RRB Law Blog

9th Circuit Holds Prior Salaries Can Not Be Basis For Pay Differentials Between Male and Female Employees

in Employment Law by

The 9th Circuit decided in Rizo v. Yovino, 2018 U.S. App. LEXIS 8882, that prior salaries are not “factors other than sex” to justify a pay differential between men and women. In Rizo v. Yovino, The Court, en banc, addressed … more

Court of Appeal Finds Employer Not Vicariously Liable For Co-Employer’s Meal Break Violations

in Employment Law by

The Court of Appeal, First Appellate District, recently issued an opinion clarifying the extent of the duty an employer owes to ensure its employees take their meal breaks. In Serrano v. Aerotek, Inc. (Mar. 9, 2018, No. A149187) ___Cal.App.5th___ [2018 … more

Sanctions Under Section 128.5 Must Comply With 21-Day Safe Harbor Provision

in Civil Litigation by Stephen L. Raucher

In Nutrition Distribution, LLC v. Southern SARMs, Inc. (2018) 2018 Cal. App. LEXIS 81, the California Court of Appeal, Second Appellate District, Division 7, was asked to interpret Code of Civil Procedure Section 128.5(f), which governs the procedure applicable to … more

Plaintiff Asserting Claim Under Private Attorneys General Act (PAGA) Must Provide Adequate Notice And May Not Proceed Individually

in Employment Law by

The Court of Appeal, Second District, recently clarified what constitutes adequate notice to the California Labor and Workforce Development Agency (LWDA) in order to assert a PAGA claim. In Khan v. Dunn-Edwards Corp. (2018) 19 Cal.App.5th 804, plaintiff brought a … more

Court of Appeal: Trial Court Appropriately Exercised Discretion Denying Plaintiff’s Attorney Fees

in Employment Law by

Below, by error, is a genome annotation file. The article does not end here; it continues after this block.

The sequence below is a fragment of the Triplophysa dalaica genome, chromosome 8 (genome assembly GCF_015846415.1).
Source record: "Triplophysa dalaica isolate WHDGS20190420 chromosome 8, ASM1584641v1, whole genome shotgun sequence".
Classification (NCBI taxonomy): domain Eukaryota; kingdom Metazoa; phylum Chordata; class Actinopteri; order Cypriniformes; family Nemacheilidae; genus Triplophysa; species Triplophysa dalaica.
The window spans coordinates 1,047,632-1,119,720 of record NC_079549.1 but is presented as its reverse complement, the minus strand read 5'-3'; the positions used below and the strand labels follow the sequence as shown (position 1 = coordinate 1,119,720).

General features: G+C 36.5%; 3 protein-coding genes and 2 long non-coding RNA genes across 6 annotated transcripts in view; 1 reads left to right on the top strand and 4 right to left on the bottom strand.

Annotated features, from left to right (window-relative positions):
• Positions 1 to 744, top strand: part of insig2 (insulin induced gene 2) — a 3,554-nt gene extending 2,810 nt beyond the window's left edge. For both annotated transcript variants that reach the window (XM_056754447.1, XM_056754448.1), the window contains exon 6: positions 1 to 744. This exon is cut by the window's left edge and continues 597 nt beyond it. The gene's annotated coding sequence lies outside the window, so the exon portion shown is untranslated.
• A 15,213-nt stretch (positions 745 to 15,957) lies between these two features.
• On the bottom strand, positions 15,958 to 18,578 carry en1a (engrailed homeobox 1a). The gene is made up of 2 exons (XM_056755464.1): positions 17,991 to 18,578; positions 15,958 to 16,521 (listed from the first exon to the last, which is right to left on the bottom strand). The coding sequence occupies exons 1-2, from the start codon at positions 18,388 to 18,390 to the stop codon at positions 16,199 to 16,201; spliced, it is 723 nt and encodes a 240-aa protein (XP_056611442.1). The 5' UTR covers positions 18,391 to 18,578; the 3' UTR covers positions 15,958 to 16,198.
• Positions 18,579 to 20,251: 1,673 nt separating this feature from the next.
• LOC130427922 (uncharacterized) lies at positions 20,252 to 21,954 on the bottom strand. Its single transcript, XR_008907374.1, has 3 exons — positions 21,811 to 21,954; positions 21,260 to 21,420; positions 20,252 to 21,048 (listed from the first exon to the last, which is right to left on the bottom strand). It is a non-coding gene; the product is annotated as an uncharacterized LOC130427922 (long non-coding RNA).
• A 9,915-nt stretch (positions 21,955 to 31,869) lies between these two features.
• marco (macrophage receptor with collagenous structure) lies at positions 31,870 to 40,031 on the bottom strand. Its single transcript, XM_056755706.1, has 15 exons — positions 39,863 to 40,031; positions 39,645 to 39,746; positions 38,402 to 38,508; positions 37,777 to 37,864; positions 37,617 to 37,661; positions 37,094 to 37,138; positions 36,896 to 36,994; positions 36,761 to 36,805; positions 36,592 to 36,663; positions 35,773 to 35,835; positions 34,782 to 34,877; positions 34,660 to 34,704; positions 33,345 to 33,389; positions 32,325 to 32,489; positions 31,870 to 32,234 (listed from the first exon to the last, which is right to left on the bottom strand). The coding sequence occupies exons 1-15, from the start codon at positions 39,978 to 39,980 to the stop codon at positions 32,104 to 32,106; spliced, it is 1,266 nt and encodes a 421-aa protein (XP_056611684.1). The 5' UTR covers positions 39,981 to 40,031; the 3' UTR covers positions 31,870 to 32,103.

Coming out of the California Court of Appeal, Fourth Appellate District, Division Two, the Court of Appeal determined in Bustos v. Global P.E.T., Inc. (Dec. 22, 2017, No. E065869) 2017 Cal. App. LEXIS 1168, that the trial court appropriately exercised … more

Recent Developments in Family Law: Evidence Code Section 622 Can’t Be Used to Circumvent the Requirements of Family Code Section 1615

in Family Law by Stephanie I. Blum Blog

In In re Marriage of Clarke & Akel (2018) 2018 Cal.App. LEXIS 57, the First Appellate District, Division Five, confronted a potential conflict between Family Code Section 1615 and Evidence Code Section 622. Family Code Section 1615(c)(2) states that a … more

Recent Developments in Family Law: A Spouse’s Disclosure Obligations as a Fiduciary Depend on Their Agreement

in Family Law by Stephanie I. Blum Blog

The California Court of Appeal recently published a case regarding a spouse’s fiduciary duty in the marriage partnership. In In re Marriage of Kamgar (2017) 18 Cal.App.5th 136, the Fourth Appellate District, Division Three affirmed the trial court’s award to … more

Recent Developments in Family Law: Bad Faith Transfer of Business Interests Will Not Allow for Termination of Spousal Support

in Family Law by Stephanie I. Blum Blog